Today marks a victory for the prolife movement in Maryland. A major pro-abortion bill was just pulled from the state Senate by the bill’s sponsor after our legal team filed written testimony and showed up to testify against it.
In a last-minute move, the sponsor of Maryland Senate Bill 664, which sought to amend Maryland’s constitution to include a right to “privacy” (often a euphemism in the law for abortion), pulled the bill from the agenda.
The day before the hearing, we supplied written testimony in opposition to the bill, and the day of the hearing, I traveled to the Maryland state capitol with a team from the ACLJ to give verbal testimony in opposition to it as well. Senate Bill 664 sought to amend Maryland’s state constitution to include an unlimited and “inherent right to privacy.” Now, this seemingly benign bill was dangerous because, as we stated in our written testimony:
“Privacy” is the same rubric under which the Supreme Court purported to find a constitutional right to abortion in Roe v. Wade, 410 U.S. 113, 154 (1973) (“We, therefore, conclude that the right of personal privacy includes the abortion decision”).
So, while advocates for and supporters of the bill argued that it was not at all related to abortion, we exposed the truth: “An express privacy amendment therefore might be read as an invitation to find a right to abortion under the state constitution.” The creation of such a right “would serve to invalidate common-sense state abortion-related laws that are supported by a majority of Americans.”
While “privacy” at one time – prior to Roe – did related to legitimate concerns about misuse of computer systems, wiretapping, and other government intrusion upon the private life of Americans, it has since become synonymous with “abortion.” In fact, the Supreme Court in Casey (a major abortion case subsequent to Roe) stated: “If the right of privacy means anything, it is the right of the individual, married or single, to be free from unwarranted governmental intrusion into matters so fundamentally affecting a person as the decision whether to bear or beget a child.” Thus, without language included to specifically state otherwise, any amendment to include a right to privacy necessarily gives rise to a right to abortion.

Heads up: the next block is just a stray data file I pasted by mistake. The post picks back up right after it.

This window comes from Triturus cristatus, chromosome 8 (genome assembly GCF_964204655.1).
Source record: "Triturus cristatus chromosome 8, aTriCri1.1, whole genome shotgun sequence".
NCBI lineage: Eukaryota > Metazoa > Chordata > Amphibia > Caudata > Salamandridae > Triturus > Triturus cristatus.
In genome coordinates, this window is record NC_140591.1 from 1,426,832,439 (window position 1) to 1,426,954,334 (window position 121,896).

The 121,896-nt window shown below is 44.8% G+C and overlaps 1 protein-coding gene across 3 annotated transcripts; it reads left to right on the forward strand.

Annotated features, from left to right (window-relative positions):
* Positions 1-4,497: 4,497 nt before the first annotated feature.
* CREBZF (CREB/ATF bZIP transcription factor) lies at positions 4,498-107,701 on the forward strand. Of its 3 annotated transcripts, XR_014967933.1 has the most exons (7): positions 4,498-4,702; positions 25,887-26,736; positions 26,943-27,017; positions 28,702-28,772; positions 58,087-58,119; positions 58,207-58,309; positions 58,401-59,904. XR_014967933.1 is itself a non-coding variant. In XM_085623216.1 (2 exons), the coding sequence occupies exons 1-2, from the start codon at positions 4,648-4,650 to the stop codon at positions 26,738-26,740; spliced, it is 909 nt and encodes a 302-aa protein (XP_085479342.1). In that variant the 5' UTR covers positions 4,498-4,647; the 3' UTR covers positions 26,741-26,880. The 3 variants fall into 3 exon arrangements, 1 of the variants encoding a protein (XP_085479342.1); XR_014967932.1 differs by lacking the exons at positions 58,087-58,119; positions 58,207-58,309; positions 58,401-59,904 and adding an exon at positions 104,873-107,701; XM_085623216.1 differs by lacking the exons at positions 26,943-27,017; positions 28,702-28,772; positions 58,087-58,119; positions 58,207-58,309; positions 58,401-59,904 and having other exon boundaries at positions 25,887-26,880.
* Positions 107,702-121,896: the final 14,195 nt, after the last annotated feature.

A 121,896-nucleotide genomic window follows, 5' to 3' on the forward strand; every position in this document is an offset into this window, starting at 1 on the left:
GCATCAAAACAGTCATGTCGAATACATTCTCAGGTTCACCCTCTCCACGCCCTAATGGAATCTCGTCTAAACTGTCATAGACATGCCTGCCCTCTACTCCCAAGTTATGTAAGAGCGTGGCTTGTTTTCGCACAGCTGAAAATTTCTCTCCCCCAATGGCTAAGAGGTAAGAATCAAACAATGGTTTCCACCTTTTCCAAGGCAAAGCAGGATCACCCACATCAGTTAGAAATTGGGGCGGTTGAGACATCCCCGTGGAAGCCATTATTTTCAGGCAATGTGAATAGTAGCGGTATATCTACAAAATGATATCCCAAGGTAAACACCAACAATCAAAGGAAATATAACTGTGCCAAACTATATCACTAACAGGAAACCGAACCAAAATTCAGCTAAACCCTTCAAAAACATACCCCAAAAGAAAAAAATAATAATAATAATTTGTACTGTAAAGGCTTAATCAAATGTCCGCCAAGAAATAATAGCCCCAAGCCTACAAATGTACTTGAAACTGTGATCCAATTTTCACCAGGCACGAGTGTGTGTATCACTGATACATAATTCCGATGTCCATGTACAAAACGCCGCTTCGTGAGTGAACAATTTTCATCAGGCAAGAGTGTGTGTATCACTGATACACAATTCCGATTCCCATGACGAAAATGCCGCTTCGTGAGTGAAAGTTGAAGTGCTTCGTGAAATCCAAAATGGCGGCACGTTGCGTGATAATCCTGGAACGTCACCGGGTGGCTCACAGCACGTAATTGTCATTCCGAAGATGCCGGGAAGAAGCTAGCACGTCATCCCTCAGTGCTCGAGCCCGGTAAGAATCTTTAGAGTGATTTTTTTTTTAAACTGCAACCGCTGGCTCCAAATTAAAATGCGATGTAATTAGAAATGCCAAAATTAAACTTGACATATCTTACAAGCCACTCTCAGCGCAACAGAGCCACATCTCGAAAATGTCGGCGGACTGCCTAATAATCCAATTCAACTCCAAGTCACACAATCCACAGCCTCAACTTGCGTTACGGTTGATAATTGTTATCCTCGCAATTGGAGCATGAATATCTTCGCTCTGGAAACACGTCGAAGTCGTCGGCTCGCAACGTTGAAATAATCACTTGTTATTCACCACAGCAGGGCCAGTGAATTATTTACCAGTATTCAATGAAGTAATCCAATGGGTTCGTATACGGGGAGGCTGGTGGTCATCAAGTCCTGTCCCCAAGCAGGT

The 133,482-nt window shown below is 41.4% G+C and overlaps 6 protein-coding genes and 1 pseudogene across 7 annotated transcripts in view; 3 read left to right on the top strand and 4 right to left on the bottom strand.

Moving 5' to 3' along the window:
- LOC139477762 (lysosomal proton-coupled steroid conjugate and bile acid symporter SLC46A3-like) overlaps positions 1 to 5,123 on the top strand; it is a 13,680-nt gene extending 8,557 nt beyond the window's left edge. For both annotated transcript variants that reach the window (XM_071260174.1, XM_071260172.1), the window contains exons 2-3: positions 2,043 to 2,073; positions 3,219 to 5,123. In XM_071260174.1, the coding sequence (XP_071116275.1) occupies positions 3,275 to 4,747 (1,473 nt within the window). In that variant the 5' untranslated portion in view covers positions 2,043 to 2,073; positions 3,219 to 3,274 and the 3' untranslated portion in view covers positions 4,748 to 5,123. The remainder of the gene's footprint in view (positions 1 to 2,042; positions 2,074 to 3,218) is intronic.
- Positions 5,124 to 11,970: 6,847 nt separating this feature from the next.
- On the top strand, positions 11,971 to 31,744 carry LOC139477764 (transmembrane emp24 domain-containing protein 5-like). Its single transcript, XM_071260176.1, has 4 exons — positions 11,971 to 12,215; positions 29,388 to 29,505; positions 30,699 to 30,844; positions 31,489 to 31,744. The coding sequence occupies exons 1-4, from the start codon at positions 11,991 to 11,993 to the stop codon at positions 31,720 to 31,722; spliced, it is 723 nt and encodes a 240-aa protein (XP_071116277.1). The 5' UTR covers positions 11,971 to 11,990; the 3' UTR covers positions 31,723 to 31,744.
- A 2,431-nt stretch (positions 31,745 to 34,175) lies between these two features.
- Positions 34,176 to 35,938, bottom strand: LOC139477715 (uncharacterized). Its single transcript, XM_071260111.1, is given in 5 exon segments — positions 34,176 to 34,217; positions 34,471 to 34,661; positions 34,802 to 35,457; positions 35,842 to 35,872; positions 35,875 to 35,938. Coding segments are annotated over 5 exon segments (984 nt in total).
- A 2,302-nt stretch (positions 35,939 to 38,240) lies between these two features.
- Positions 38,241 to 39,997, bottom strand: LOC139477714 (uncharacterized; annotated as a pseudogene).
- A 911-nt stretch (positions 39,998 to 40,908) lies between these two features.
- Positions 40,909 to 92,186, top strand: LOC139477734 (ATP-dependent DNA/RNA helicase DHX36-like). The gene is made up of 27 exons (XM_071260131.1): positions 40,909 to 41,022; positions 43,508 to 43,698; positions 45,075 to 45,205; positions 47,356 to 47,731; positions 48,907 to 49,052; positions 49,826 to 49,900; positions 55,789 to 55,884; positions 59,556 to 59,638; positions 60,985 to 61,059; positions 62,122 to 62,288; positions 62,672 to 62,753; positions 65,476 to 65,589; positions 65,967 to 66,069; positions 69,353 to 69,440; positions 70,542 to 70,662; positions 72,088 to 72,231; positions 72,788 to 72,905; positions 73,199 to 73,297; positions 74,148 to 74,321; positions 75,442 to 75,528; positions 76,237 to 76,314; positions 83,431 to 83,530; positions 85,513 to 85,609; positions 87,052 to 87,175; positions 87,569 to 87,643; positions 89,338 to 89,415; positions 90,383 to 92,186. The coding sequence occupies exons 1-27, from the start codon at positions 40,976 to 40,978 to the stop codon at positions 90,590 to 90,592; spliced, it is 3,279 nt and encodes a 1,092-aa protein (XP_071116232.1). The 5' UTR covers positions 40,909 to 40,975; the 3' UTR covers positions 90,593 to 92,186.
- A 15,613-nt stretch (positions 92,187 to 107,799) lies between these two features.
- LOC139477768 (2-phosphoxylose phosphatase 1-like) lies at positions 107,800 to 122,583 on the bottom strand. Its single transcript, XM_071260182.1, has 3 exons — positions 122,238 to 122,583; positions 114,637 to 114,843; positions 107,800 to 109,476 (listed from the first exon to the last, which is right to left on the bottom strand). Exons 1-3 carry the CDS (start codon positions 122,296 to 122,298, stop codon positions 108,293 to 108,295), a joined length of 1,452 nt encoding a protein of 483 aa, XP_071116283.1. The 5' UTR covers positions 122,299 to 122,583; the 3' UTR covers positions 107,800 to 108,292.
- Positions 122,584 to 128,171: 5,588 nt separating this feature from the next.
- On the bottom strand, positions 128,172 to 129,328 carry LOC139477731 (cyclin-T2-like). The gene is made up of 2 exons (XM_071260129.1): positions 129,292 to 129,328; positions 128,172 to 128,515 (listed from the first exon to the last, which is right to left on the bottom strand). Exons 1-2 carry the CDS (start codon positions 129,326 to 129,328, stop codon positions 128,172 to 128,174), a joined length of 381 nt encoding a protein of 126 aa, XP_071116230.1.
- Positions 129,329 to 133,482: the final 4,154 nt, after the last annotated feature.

In fact, we’ve seen this played out in other states whose constitutions include a right to privacy. As we pointed out in our written testimony:
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[T]he Alaska Supreme Court has interpreted the privacy provision in that state’s constitution to include a right to abortion. Moreover, the court found that the state constitution was even more protective of abortion than the U.S. Constitution. Alaska’s constitution had been amended in 1972 to include a provision for a right to privacy. This amendment was “prompted by a fear of the potential for misuse of computerized information systems,” yet was later used to create a “right” to abortion.
Similarly, the Supreme Court of California found that all women possess a fundamental constitutional right to choose abortion under the California constitutional privacy provision. The Florida Supreme Court has likewise interpreted Florida’s privacy provision.
We also pointed out that
not one of these state constitutions’ privacy clauses expressly mention abortion. Nonetheless, abortion advocates frequently use privacy clauses in state constitutions to advocate for a “right” to abortion under state law. For instance, in a 2013 Illinois case, abortion advocates argued that “because [the Illinois] state constitution contains an explicit right of privacy which the federal constitution does not have, the right to an abortion under [the Illinois] state constitution is broader than the right to an abortion under the federal constitution.” While the court in that case ultimately found that “any right to abortion in Illinois is clearly not grounded in the privacy clause of [the Illinois] state constitution,” other state courts have interpreted privacy to include a “right” to abortion.
As is clearly illustrated in these examples, any argument that claims “privacy” doesn’t include “abortion” in today’s culture is disingenuous and deceptive – or extremely naïve, at best.
We arrived at the state legislature ready to testify further in opposition to the bill. But the sponsor of the legislature pulled the bill moments before the hearing was set to begin. The Senator’s staff informed us that after reading our opposition to the bill – as well as others – their side was not prepared to defend it at that time. Instead of trying to debate the bill, they dropped it. That’s a win, pure and simple. Not all wins for life come this simply, but sometimes you just have to show up – prepared for battle.
While we are pleased with this week’s victory in Maryland, we are fully aware that this issue will rise again; not only in Maryland, but in states across the country. Abortion activists are constantly seeking ways to undermine the pro-life movement and to permanently legalize the murder of preborn children. We will remain ever vigilant, and continue to make sure that the unborn have a voice.
LifeNews Note: Benjamin Sisney writes for the ACLJ.